When we’re creating life using reproductive technology, it is nice to think that our carefully selected sperm, combined with egg thanks to the help of a fertility doctor and/or lab embryologist, will lead to a perfectly healthy baby. But, that’s not always true. Which is why genetic testing can be an important step.
EGUIDE on Genetic Testing
1. In the Choice Mom Eguide, made possible because of sponsor funding by GenePeeks, we learn what genetic testing technology enables us to learn about sperm donors, embryos, and our own DNA, both before implantation and after pregnancy.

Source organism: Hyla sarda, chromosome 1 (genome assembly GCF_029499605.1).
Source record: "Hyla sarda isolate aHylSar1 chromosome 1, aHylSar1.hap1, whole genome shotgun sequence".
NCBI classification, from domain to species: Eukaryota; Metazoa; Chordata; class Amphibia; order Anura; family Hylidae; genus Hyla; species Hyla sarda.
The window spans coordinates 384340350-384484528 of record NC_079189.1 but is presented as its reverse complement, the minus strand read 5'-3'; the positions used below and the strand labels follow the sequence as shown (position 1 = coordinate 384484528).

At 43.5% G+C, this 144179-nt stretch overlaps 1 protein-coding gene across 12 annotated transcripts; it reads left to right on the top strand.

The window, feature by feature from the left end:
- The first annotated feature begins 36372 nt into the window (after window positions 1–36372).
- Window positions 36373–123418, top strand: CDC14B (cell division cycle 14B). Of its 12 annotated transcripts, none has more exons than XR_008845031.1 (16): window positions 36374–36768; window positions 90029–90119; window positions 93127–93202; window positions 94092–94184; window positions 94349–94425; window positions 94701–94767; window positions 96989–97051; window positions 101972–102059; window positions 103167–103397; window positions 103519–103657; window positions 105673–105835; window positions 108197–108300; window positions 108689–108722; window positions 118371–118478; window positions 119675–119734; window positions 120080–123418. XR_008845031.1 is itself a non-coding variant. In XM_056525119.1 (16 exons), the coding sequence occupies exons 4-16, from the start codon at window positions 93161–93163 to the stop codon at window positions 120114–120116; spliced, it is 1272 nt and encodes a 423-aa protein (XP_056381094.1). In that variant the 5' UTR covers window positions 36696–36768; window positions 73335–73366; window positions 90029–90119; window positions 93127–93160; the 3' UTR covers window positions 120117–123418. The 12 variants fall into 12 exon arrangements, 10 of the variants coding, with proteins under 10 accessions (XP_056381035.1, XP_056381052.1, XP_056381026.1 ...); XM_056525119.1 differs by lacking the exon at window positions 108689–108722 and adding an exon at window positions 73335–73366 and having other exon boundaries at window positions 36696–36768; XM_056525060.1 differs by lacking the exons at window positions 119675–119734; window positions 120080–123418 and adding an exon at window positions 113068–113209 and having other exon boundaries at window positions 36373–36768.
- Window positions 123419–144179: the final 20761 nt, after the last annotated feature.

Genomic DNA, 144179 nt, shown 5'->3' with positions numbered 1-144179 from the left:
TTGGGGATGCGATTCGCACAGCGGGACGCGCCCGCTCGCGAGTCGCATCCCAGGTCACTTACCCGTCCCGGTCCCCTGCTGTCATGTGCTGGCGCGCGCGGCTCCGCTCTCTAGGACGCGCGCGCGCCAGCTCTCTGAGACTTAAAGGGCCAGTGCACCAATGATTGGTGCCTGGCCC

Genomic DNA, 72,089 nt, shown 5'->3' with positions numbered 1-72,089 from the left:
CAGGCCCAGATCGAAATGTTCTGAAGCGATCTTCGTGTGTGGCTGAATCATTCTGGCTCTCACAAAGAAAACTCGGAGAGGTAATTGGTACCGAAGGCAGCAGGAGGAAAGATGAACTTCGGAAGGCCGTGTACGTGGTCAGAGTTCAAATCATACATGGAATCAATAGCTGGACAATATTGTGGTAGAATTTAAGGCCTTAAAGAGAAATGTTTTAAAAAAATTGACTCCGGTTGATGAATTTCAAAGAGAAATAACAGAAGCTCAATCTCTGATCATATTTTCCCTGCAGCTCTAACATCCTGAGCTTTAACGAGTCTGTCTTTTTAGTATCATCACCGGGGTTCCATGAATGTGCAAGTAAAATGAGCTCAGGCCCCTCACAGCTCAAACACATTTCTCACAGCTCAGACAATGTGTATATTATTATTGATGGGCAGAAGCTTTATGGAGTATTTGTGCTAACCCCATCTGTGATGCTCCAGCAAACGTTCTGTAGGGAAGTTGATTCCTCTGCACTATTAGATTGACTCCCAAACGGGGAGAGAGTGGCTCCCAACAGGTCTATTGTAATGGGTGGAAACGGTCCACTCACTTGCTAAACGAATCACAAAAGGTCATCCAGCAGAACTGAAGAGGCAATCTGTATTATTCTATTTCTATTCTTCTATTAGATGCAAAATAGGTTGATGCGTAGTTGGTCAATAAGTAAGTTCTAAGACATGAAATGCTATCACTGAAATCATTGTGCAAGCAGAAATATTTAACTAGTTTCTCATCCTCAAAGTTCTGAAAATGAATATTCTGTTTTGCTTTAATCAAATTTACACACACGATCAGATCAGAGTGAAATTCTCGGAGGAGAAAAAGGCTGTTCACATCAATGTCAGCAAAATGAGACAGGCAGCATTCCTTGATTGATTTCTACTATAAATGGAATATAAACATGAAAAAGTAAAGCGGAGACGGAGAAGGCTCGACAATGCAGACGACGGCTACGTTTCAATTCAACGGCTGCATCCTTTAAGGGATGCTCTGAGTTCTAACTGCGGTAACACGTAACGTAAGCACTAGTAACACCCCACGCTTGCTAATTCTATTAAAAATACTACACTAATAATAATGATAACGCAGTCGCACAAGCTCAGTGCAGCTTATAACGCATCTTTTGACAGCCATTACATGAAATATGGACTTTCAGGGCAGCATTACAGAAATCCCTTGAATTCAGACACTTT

- What can go wrong?
- How can a genetic counselor help?
- Can we keep donor-conceived children safer from anomalies?
- And how, really, does genetics work (a basic primer)?
In the podcast accessible below, we talk to Anne Morriss about:
- the rare genetic issue that led Anne to create the company
- what new technology enables geneticists to see — and not see
- the nature of recessive genes
- how GenePeeks weeds out about 15 percent of sperm donors whose particular combination with a woman’s genetic make-up might be best to avoid.
Though the GenePeeks service is not for everyone, it is new technology for those who are seeking to minimize certain unanticipated risks.
AUTHOR: The Genome Factor
In a different Choice Chat radio show, I was able to talk with author April Lynch (“The Genome Factor”) about what we can know — and should know — about our child’s genetic health, even if we don’t know the birth parents or donor.